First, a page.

Algeria Siege: Canada Examines Hostage Claims

by
staff
Canada's foreign minister has said he is trying to verify whether two Canadians were among the Islamists involved in the Algerian siege.

Mokhtar Belmokhtar

Canada's foreign minister has said he is trying to verify whether two Canadians were among the Islamists involved in the Algerian siege.

Algeria's prime minister said the hostage raid at a remote desert gas plant was co-ordinated by a Canadian.

The hostage crisis left 37 foreigners of eight nationalities and one Algerian worker dead.

PM Abdelmalek Sellal said the Canadian organising the attack, named only as Chedad, was among 29 militants killed.

"A Canadian was among the militants. He was co-ordinating the attack," Mr Sellal said. Chedad is a a surname found among Arabs in the region.

In Ottawa, Canada's foreign affairs department said it was seeking information about the reports.

Video claim

Foreign Minister John Baird told CTV on Monday: "What we are doing, our embassy in Algiers and our team in Ottawa, are working to try to verify these information and get the names of these alleged Canadians. But we can't report anything official at this time."

The attack on the gas facility at In Amenas has been claimed by Islamist Mokhtar Belmokhtar in a video distributed online.

The militant leader recently fell out with al-Qaeda in the Islamic Maghreb (AQIM), which originated in Algeria but now operates throughout the Sahara and Sahel regions.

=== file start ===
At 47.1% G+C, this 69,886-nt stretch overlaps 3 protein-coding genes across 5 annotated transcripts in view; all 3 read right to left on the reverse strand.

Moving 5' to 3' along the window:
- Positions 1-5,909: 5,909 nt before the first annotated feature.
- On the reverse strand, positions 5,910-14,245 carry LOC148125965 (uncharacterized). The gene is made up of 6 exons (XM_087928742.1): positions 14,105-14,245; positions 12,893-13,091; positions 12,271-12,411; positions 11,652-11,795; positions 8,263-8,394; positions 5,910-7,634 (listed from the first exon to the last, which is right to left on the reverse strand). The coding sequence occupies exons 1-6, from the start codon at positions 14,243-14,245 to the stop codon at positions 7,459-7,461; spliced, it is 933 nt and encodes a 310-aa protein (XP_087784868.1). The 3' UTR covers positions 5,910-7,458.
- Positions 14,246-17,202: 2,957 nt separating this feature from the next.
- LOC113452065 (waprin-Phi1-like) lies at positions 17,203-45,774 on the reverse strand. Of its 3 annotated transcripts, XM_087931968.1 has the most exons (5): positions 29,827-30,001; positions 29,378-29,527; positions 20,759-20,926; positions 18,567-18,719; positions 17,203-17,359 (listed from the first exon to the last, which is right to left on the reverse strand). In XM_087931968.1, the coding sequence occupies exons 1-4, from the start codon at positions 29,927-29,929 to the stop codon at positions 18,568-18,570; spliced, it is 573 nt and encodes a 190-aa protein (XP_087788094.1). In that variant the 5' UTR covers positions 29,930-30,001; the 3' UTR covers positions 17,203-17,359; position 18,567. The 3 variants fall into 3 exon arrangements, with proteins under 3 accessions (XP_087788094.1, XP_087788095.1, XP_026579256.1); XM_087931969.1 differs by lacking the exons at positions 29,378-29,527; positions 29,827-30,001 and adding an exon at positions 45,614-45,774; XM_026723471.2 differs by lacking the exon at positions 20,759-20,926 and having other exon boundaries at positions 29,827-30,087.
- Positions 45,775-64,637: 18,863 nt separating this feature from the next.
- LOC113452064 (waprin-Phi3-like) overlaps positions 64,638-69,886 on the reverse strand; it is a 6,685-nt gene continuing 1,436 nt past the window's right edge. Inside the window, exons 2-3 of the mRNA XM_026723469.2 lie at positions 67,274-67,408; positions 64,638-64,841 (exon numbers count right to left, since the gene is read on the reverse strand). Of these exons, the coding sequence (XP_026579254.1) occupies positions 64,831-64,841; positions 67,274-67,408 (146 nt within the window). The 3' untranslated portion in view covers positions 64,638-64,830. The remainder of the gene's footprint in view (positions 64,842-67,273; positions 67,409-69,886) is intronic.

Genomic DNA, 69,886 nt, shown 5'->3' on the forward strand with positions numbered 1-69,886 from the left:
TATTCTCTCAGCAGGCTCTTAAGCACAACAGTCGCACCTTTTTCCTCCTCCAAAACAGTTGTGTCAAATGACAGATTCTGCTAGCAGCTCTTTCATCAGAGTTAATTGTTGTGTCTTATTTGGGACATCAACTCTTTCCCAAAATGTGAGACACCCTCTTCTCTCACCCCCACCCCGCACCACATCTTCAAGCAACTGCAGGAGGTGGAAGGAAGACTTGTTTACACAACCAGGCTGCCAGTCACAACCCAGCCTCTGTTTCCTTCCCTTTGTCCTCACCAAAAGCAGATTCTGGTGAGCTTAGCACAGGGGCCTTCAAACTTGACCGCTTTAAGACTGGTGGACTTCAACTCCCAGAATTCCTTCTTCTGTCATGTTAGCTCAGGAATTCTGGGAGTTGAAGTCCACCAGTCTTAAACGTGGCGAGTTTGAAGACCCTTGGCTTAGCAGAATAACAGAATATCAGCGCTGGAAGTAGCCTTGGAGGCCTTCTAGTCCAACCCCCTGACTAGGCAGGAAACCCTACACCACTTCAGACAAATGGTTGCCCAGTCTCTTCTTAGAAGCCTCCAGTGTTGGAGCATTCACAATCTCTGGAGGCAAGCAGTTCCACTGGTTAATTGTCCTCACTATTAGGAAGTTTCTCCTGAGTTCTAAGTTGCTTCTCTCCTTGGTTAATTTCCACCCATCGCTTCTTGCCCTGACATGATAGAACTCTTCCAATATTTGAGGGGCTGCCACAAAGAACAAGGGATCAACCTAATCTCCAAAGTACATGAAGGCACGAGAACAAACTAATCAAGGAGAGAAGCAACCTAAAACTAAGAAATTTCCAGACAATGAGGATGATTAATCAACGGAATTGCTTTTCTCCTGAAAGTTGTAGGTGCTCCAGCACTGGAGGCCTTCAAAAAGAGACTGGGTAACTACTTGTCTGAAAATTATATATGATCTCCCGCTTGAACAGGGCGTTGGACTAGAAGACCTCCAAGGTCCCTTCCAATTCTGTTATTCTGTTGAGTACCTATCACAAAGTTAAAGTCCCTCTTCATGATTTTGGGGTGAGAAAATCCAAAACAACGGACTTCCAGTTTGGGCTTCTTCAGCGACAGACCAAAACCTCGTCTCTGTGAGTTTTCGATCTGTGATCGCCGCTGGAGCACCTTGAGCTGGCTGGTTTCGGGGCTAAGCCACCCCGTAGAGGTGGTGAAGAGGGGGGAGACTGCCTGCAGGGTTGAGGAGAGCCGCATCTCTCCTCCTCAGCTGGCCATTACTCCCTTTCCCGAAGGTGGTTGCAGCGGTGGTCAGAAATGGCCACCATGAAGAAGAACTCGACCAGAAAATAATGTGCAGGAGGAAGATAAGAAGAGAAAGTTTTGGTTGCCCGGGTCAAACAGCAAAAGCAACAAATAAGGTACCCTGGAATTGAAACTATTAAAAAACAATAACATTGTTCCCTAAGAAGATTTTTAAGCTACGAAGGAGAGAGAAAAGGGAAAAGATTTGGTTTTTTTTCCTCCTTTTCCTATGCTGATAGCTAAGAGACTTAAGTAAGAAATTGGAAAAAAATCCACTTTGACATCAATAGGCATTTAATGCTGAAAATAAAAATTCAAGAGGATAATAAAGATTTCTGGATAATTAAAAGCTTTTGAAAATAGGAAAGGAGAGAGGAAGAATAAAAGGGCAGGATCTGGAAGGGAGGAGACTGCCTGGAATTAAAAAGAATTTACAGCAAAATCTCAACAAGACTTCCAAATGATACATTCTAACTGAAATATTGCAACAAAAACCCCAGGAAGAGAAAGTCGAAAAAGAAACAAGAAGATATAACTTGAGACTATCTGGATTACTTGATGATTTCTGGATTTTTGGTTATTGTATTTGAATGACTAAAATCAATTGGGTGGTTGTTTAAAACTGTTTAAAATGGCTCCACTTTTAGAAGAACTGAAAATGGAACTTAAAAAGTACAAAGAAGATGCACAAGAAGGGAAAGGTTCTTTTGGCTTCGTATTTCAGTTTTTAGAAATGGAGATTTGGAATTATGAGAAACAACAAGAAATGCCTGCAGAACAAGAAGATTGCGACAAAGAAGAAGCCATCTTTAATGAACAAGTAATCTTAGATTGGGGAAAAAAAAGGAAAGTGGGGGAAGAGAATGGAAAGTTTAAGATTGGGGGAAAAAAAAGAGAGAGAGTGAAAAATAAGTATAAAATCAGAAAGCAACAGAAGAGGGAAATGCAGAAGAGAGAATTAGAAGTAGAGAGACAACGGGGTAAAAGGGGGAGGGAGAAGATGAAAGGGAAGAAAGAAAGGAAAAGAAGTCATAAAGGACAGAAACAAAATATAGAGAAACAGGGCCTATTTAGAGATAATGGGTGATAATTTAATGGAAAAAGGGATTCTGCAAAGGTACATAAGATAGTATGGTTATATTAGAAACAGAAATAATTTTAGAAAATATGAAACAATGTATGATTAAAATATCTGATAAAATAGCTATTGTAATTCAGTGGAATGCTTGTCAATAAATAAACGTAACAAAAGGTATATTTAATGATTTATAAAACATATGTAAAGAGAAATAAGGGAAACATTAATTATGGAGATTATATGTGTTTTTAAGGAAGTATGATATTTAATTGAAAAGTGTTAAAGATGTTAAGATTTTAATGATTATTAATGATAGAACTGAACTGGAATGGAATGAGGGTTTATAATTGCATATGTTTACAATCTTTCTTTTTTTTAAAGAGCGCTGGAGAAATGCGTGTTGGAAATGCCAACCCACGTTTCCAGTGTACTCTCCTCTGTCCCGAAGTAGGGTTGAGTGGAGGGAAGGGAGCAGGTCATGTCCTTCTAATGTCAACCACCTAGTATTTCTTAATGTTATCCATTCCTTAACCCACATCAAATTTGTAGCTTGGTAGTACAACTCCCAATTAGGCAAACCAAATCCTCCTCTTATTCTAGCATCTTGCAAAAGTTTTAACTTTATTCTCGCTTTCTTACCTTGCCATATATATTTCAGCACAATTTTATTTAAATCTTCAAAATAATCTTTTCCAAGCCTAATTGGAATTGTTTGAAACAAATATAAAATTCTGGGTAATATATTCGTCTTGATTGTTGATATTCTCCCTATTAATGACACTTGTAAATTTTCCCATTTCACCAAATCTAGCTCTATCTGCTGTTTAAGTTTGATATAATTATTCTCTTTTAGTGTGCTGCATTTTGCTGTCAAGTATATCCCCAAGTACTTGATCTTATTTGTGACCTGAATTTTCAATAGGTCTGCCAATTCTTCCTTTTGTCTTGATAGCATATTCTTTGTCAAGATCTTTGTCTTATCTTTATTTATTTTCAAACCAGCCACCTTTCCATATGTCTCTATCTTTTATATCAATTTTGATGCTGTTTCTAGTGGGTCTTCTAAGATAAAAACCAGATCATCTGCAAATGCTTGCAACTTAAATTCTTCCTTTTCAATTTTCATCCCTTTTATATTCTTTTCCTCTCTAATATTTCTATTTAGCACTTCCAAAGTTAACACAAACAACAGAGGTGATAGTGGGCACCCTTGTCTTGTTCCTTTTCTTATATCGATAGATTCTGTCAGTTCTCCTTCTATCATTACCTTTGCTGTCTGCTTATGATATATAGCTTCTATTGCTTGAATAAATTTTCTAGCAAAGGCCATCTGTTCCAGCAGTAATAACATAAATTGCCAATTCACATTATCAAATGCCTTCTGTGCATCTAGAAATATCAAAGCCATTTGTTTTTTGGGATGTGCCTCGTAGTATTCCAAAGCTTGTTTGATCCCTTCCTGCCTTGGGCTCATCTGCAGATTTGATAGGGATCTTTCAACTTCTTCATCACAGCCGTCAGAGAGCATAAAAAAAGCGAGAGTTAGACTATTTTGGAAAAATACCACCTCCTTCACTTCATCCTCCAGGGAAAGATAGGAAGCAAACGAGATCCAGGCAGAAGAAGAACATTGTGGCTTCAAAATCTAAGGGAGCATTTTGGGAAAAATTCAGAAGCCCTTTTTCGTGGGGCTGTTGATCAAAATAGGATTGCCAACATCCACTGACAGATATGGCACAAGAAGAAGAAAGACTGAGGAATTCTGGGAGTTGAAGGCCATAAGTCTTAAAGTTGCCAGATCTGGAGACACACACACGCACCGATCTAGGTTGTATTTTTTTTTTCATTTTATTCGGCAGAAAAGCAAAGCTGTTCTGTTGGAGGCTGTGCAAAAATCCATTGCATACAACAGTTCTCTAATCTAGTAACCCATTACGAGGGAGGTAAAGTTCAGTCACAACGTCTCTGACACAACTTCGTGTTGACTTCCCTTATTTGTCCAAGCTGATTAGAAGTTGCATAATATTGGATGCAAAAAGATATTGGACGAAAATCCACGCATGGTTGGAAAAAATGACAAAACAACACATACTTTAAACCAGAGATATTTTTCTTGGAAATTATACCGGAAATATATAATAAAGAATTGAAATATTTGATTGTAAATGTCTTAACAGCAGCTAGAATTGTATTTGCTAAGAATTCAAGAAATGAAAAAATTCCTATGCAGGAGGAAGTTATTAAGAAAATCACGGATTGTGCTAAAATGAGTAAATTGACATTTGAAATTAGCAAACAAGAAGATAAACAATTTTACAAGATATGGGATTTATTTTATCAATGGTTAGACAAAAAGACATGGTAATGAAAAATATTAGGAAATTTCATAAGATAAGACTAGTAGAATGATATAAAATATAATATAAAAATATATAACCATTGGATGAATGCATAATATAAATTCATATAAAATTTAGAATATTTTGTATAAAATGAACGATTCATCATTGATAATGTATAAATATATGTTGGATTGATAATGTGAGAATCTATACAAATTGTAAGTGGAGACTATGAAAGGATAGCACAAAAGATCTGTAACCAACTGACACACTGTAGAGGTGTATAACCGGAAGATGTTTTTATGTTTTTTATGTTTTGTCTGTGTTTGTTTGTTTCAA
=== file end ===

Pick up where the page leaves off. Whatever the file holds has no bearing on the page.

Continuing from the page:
The four-day siege ended at the weekend when Algerian troops recaptured the site.

Three of the 29 militants who overran the facility near the desert town of Amenas were taken alive.

Five hostages - believed to include Japanese nationals - are still unaccounted for.

Americans, Britons and Japanese are among the dead with foreigners killed or still missing also including workers from France, Norway, Malaysia, the Philippines and Romania.

Mr Sellal said the kidnappers had crossed into the country from northern Mali, and that they were from Algeria, Egypt, Tunisia, Mali, Niger, Canada and Mauritania.

The militants said they had taken hostages in retaliation for French intervention against Islamists in Mali earlier this month.

However Mr Sellal said the attack on the gas plant had been planned for more than two months.

The crisis began on Wednesday when militants attacked two buses carrying foreign workers to the remote site in eastern Algeria. A Briton and an Algerian died in the incident.

The militants then took expatriates hostage at the complex, which was quickly surrounded by the Algerian army.

Algerian state media said later that 685 Algerian workers at the plant had escaped, with reports that militants told them they were only targeting non-Muslims.